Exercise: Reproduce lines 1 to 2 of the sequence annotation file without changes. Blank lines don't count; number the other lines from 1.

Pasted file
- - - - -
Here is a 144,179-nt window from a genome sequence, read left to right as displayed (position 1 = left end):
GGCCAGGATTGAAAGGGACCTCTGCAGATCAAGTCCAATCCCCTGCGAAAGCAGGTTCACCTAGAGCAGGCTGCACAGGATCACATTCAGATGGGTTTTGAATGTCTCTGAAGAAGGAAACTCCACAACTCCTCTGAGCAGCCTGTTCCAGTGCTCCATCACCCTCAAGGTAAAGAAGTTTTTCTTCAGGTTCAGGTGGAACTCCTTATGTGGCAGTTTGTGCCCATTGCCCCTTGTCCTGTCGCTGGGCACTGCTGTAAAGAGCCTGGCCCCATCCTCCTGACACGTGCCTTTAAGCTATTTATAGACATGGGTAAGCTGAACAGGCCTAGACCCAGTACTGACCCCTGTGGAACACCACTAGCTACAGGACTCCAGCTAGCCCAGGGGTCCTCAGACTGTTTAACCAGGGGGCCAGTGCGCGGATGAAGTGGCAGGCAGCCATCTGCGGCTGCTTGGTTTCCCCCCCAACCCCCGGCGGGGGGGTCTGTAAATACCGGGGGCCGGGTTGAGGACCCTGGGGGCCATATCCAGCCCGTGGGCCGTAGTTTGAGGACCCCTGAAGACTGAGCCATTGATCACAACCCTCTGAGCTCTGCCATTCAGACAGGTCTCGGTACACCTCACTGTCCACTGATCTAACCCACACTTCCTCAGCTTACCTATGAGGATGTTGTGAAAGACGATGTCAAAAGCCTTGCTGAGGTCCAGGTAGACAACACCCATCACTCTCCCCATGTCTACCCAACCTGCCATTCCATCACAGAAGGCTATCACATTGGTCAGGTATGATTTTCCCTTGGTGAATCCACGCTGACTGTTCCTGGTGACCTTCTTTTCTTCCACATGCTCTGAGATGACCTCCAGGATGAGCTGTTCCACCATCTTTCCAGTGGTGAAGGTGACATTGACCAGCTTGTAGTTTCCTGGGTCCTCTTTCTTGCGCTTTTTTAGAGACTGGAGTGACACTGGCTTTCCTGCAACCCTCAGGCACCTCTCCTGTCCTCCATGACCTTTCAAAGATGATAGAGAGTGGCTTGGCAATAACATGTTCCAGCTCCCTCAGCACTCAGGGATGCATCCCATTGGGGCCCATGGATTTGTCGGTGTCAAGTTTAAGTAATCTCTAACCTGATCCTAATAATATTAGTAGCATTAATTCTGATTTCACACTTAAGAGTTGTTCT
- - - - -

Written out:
Here is a 144,179-nt window from a genome sequence, read left to right as displayed (position 1 = left end):
GGCCAGGATTGAAAGGGACCTCTGCAGATCAAGTCCAATCCCCTGCGAAAGCAGGTTCACCTAGAGCAGGCTGCACAGGATCACATTCAGATGGGTTTTGAATGTCTCTGAAGAAGGAAACTCCACAACTCCTCTGAGCAGCCTGTTCCAGTGCTCCATCACCCTCAAGGTAAAGAAGTTTTTCTTCAGGTTCAGGTGGAACTCCTTATGTGGCAGTTTGTGCCCATTGCCCCTTGTCCTGTCGCTGGGCACTGCTGTAAAGAGCCTGGCCCCATCCTCCTGACACGTGCCTTTAAGCTATTTATAGACATGGGTAAGCTGAACAGGCCTAGACCCAGTACTGACCCCTGTGGAACACCACTAGCTACAGGACTCCAGCTAGCCCAGGGGTCCTCAGACTGTTTAACCAGGGGGCCAGTGCGCGGATGAAGTGGCAGGCAGCCATCTGCGGCTGCTTGGTTTCCCCCCCAACCCCCGGCGGGGGGGTCTGTAAATACCGGGGGCCGGGTTGAGGACCCTGGGGGCCATATCCAGCCCGTGGGCCGTAGTTTGAGGACCCCTGAAGACTGAGCCATTGATCACAACCCTCTGAGCTCTGCCATTCAGACAGGTCTCGGTACACCTCACTGTCCACTGATCTAACCCACACTTCCTCAGCTTACCTATGAGGATGTTGTGAAAGACGATGTCAAAAGCCTTGCTGAGGTCCAGGTAGACAACACCCATCACTCTCCCCATGTCTACCCAACCTGCCATTCCATCACAGAAGGCTATCACATTGGTCAGGTATGATTTTCCCTTGGTGAATCCACGCTGACTGTTCCTGGTGACCTTCTTTTCTTCCACATGCTCTGAGATGACCTCCAGGATGAGCTGTTCCACCATCTTTCCAGTGGTGAAGGTGACATTGACCAGCTTGTAGTTTCCTGGGTCCTCTTTCTTGCGCTTTTTTAGAGACTGGAGTGACACTGGCTTTCCTGCAACCCTCAGGCACCTCTCCTGTCCTCCATGACCTTTCAAAGATGATAGAGAGTGGCTTGGCAATAACATGTTCCAGCTCCCTCAGCACTCAGGGATGCATCCCATTGGGGCCCATGGATTTGTCGGTGTCAAGTTTAAGTAATCTCTAACCTGATCCTAATAATATTAGTAGCATTAATTCTGATTTCACACTTAAGAGTTGTTCT